Vaginal mesh surgery has been in practice for a long time, but it is no stranger to debate in the urology community.
In speaking about this topic, Jerry G. Blaivas, MD, FACS, debunks some of the common stigmas associated with mesh slings. He stresses the importance of both the pros and cons of this procedure as well as communicating those factors to patients who are thinking about getting this surgery to treat their incontinence. Blaivas is a professor of urology in the Icahn School of Medicine at Mount Sinai in New York City, New York.
Well, I think there are 2 kinds of stigmas. There's the stigma that any patient feels about incontinence, and then there's also the stigma of the operation itself. Historically, patients have always felt stigmatized about incontinence. Women with fistulas, for example, have terrible incontinence and, until effective treatments were developed, they were social outcasts for their entire lives. So, the patients are embarrassed and [a]shamed. They think that people can smell the urine, they sometimes shun social contacts, they are sometimes are isolated and depressed, but to a large extent, that's changed over the last 4 decades. So now, I think most people with incontinence understand that there are lots of other people with incontinence [and] there are lots of treatments for it. There are pads and appliances, and doctors are much more open about it and willing to talk about it, and there are better treatments. So, I think the stigma is still there, but it's much improved over the last 40 years or so.
I'd like to pay tribute to the 2 women who made this happen. One of them is Katherine Jeter [EdD, ET], and the other is Cheryl Gartley. Katherine is a retired enterostomal therapist, and [for] Cheryl, I'm not exactly sure what her background was to get interested in [this topic], but they both, coincidentally, formed [not-for-profit] patient advocacy groups [in 1982]. Katherine founded the National Association for Continence, and Cheryl founded the Simon Foundation for Continence. They raised public awareness tremendously and I think [they emphasized] the whole concept of ‘you’re not alone.’ They educated patients, doctors, and industry. They really got the grassroots involved to destigmatize incontinence as much as possible.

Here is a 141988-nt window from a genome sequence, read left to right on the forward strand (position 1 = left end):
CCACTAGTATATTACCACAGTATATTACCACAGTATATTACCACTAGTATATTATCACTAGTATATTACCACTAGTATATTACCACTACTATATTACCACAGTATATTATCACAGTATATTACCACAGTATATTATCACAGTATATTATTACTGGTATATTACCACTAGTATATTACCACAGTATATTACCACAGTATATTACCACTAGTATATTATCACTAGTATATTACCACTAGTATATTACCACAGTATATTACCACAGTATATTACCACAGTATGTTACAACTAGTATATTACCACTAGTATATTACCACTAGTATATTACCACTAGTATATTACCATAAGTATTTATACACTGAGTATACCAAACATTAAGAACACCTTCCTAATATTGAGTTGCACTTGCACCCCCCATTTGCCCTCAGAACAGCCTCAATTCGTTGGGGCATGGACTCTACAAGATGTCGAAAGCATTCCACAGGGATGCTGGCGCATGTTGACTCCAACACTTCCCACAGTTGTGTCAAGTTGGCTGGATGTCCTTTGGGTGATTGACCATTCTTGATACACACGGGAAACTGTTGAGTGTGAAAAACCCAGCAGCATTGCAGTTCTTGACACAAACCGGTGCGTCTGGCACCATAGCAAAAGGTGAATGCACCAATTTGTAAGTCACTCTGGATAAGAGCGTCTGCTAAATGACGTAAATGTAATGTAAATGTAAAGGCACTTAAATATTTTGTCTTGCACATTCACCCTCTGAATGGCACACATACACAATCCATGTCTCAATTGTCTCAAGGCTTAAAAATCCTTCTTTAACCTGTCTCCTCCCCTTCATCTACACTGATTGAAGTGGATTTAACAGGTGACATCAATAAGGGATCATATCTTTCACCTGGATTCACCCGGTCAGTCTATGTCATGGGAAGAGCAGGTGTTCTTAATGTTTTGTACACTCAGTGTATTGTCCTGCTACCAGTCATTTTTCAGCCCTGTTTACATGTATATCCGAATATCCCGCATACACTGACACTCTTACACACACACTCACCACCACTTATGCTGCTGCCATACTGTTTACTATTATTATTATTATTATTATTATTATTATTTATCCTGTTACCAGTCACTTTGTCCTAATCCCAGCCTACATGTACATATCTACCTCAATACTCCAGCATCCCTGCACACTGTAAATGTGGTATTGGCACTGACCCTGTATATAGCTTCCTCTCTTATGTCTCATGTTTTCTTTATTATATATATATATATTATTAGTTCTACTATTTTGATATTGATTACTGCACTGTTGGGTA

Then, there is the stigma associated with the operation itself – the serious and sometimes lifestyle altering complications arising from mesh surgery, which, in my judgment, occurs in at least 5 - 10% of women and may be much higher than that. These complications have fueled over 100,00 lawsuits against mesh manufacturers in the USA.
From the patient’s perspective, the stigma still exists, although it’s much less than previously. I’m sure there are still women and men who are too embarrassed to speak about incontinence and don’t seek treatment. But the positive aspects of “coming out,” and seeking care far outweigh the stigma. I think the overwhelming majority of people who are bothered by incontinence seek treatment and I think there are now many more doctors who are experts at evaluating patients and providing the care. On the other hand, there are many women who seek care, but are scared off from surgery because of the stigmas associated with mesh complications
The urologist's role is, first and foremost, to provide the patient with a realistic assessment of the risks, benefits and alternative treatments based on the particulars of the individual patient. In my experience, all too often, when it comes to sling surgery, surgeons quote or paraphrase the refrain that slings are safe and effective, a refrain that is embedded in the official guidelines and statements from most of the urologic and gynecologic societies. Well, I think that slings are effective, [but] not as safe as they say. It’s the urologist's obligation to make that clear and to offer the patient the tools (informed consent) that enables them to choose the treatment that is most appropriate for their particular condition.
If patients understand the risks and benefits and choose the most appropriate treatment and if the urologist provides them with realistic expectations, the stigmas of incontinence treatment should fall to an absolute minimum.
Those original stigmas about the surgery were well founded.Going back to the late 1950s and early 1960s, surgeons began to use mesh slings for patients with refractory incontinence, mostly those who had failed multiple operations. These slings were composed of non-absorbable, braided polyester or polypropylene Type III meshes which, even in the hands of highly skilled surgeons caused devastating, refractory complications resulting in “bladder cripples,” and not surprisingly, sling surgeries fell out of favor, hence the stigmata.
Then in the 1980s and 1990s autologous fascial pubovaginal slings were developed. In the mid-nineties, with the introduction of Type 1 polypropylene meshes, which proved to safer than the older versions, synthetics slings were revived and reinvented. Currently, the new generation of polypropylene slings with their disposable kits have become, by far, the most common operations performed in the USA for stress incontinence. Over time, autologous and mesh slings have proven to be of equal efficacy, but the autologous slings are much safer with respect to serious complications. There are still terrible, complications, from these mesh surgeries, but the likelihood of them occurring is much less now than they were back then.